matthen

Things of interest in Maths & Science

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How to cut an equilateral triangle into only four pieces so they can be rearranged into a square? Henry Dudeney's solution to this (the Habberdasher's problem) is particularly neat as it can work using hinged pieces. [more] [thanks to] [code]

How to cut an equilateral triangle into only four pieces so they can be rearranged into a square? Henry Dudeney's solution to this (the Habberdasher's problem) is particularly neat as it can work using hinged pieces. [more] [thanks to] [code]

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Just finished my new gravity game, where you explore a universe and test your orbital mechanics skills. If you can get into orbit around a planet, you will start mining it for fuel. You can hop from system to system in an infinite universe using wormholes, but they get more and more hostile the further you travel. Just click to fire your engines.  Try it out!

Just finished my new gravity game, where you explore a universe and test your orbital mechanics skills. If you can get into orbit around a planet, you will start mining it for fuel. You can hop from system to system in an infinite universe using wormholes, but they get more and more hostile the further you travel. Just click to fire your engines.  Try it out!

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Unlike with film, most digital cameras don’t record every part of the image at the same time. Often the image is scanned from left to right and top to bottom, which can create some interesting effects when recording moving objects like the blades of a fan. Here we simulate a digital movie of a rotating chess-board. The scan is moving from left to right, catching up with the rotation in the bottom of the image, and moving against it at the top. [inspiration from danielwalsh] [more] [code]

Unlike with film, most digital cameras don’t record every part of the image at the same time. Often the image is scanned from left to right and top to bottom, which can create some interesting effects when recording moving objects like the blades of a fan. Here we simulate a digital movie of a rotating chess-board. The scan is moving from left to right, catching up with the rotation in the bottom of the image, and moving against it at the top. [inspiration from danielwalsh] [more] [code]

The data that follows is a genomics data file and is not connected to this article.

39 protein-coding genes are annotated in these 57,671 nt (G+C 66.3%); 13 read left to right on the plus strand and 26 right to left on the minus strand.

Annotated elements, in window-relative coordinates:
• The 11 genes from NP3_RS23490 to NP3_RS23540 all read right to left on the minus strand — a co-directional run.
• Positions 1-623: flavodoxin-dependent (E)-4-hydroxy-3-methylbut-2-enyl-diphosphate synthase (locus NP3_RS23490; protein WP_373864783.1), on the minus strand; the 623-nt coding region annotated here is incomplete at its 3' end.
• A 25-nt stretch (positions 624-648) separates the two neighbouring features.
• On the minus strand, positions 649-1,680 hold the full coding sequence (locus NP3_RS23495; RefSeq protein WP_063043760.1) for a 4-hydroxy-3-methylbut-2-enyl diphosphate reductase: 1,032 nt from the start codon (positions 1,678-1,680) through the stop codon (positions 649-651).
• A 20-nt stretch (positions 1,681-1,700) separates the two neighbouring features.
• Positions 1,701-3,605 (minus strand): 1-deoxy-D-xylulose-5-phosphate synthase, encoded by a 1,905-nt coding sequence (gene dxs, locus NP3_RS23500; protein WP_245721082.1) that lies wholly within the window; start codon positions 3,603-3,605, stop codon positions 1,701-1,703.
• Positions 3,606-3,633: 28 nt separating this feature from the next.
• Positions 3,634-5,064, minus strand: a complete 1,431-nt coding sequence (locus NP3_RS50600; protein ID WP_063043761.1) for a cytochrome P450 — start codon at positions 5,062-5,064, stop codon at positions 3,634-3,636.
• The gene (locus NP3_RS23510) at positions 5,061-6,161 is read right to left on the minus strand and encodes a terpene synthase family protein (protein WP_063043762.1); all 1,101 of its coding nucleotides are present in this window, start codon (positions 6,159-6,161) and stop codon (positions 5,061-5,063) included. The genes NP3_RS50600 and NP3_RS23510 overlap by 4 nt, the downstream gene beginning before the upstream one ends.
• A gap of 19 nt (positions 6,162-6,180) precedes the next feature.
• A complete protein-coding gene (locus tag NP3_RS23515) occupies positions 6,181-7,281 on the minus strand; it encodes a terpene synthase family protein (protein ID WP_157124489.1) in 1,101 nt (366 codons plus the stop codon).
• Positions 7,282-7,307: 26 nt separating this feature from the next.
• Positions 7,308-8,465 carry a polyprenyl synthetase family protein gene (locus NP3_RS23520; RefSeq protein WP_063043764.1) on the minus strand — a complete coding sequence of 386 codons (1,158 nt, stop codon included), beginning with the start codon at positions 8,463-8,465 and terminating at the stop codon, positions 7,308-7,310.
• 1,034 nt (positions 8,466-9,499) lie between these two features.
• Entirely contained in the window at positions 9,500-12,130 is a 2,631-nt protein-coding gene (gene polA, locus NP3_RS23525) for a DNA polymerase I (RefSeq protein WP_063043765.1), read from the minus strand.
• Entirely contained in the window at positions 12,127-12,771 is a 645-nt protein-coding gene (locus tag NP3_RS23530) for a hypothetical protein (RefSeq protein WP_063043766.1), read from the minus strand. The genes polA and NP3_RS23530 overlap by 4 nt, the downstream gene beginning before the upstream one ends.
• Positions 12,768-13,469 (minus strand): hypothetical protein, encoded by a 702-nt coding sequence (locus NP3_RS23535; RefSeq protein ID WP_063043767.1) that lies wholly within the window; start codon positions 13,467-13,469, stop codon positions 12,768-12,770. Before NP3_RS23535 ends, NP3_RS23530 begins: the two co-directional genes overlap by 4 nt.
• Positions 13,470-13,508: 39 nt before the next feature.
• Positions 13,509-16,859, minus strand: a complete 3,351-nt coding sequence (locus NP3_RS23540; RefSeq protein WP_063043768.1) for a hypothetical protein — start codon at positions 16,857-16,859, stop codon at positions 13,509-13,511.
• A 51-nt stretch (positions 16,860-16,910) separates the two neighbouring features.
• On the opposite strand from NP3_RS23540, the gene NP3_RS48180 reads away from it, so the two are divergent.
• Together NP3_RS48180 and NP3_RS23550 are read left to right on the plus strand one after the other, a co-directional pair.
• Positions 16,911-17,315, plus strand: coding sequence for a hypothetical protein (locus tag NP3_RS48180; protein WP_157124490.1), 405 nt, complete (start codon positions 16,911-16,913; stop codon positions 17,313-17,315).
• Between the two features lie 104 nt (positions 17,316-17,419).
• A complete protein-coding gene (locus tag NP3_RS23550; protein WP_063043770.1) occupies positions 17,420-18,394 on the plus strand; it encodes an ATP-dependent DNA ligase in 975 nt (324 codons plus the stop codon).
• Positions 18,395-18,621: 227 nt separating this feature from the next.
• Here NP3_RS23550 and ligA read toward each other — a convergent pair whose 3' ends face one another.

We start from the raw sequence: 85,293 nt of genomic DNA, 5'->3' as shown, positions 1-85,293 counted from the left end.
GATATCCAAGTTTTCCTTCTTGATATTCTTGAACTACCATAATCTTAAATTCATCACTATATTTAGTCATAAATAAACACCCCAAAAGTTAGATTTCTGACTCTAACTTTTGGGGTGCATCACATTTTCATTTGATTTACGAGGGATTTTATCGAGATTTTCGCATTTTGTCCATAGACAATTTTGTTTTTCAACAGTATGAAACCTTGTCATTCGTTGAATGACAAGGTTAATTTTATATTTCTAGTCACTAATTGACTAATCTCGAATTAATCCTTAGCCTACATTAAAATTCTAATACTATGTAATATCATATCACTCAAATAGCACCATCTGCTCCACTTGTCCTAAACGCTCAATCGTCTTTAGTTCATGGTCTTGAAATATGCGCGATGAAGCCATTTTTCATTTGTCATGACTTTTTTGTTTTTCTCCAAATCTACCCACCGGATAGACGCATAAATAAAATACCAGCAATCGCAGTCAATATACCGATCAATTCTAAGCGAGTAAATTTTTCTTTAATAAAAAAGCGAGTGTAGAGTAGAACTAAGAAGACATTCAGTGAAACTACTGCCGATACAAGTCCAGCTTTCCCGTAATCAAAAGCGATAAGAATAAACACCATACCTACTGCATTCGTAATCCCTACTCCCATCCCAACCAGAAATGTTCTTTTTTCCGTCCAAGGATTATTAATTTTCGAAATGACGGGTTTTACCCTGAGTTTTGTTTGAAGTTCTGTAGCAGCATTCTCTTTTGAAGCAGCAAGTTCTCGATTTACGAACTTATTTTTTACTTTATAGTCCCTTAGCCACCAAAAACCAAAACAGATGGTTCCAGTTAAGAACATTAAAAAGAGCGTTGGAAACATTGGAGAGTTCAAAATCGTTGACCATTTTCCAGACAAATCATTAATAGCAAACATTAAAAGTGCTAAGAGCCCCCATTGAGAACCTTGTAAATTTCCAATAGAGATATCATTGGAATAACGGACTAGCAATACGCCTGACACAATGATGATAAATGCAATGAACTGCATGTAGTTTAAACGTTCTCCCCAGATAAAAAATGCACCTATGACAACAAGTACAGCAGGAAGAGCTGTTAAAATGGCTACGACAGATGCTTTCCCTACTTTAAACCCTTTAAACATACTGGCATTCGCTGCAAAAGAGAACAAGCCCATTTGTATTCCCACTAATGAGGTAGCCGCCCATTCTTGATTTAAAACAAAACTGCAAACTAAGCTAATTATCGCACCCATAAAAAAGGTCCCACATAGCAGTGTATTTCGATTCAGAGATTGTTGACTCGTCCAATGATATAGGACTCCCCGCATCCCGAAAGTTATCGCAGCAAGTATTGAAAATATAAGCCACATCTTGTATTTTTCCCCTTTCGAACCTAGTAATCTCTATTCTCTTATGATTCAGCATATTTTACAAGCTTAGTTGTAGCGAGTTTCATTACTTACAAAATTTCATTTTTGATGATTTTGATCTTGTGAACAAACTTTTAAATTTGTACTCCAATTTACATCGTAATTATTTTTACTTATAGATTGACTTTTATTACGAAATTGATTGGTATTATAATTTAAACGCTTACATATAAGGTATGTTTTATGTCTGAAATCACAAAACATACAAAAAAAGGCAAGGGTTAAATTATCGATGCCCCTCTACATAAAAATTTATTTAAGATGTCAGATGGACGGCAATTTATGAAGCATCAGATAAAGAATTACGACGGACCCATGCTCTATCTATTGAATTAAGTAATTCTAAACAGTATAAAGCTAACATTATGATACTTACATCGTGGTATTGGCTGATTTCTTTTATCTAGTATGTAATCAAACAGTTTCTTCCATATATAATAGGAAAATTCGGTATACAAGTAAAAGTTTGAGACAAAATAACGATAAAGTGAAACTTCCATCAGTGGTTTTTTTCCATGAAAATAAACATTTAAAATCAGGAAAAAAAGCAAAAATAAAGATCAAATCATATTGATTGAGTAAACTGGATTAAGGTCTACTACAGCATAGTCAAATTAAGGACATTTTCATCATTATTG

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Two touching identical circles have the same area as the negative space they create in a circumscribing larger circle. That allows us to create this gif, where the circles transform without changing area. [can you prove the first sentence?] [code]

Two touching identical circles have the same area as the negative space they create in a circumscribing larger circle. That allows us to create this gif, where the circles transform without changing area. [can you prove the first sentence?] [code]

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If liquid starts at the top of some porous material, will it be able to filter to the bottom? This is the kind of question analysed in Percolation theory, applicable to coffee making and material science. Consider a lattice of points, with edges deleted with a fixed probability. The threshold probability for us to expect an arbitrarily large air pocket is known in two dimensions, in dimensions larger than 18, but not known inbetween.  [more] [graph] [code]

If liquid starts at the top of some porous material, will it be able to filter to the bottom? This is the kind of question analysed in Percolation theory, applicable to coffee making and material science. Consider a lattice of points, with edges deleted with a fixed probability. The threshold probability for us to expect an arbitrarily large air pocket is known in two dimensions, in dimensions larger than 18, but not known inbetween.  [more] [graph] [code]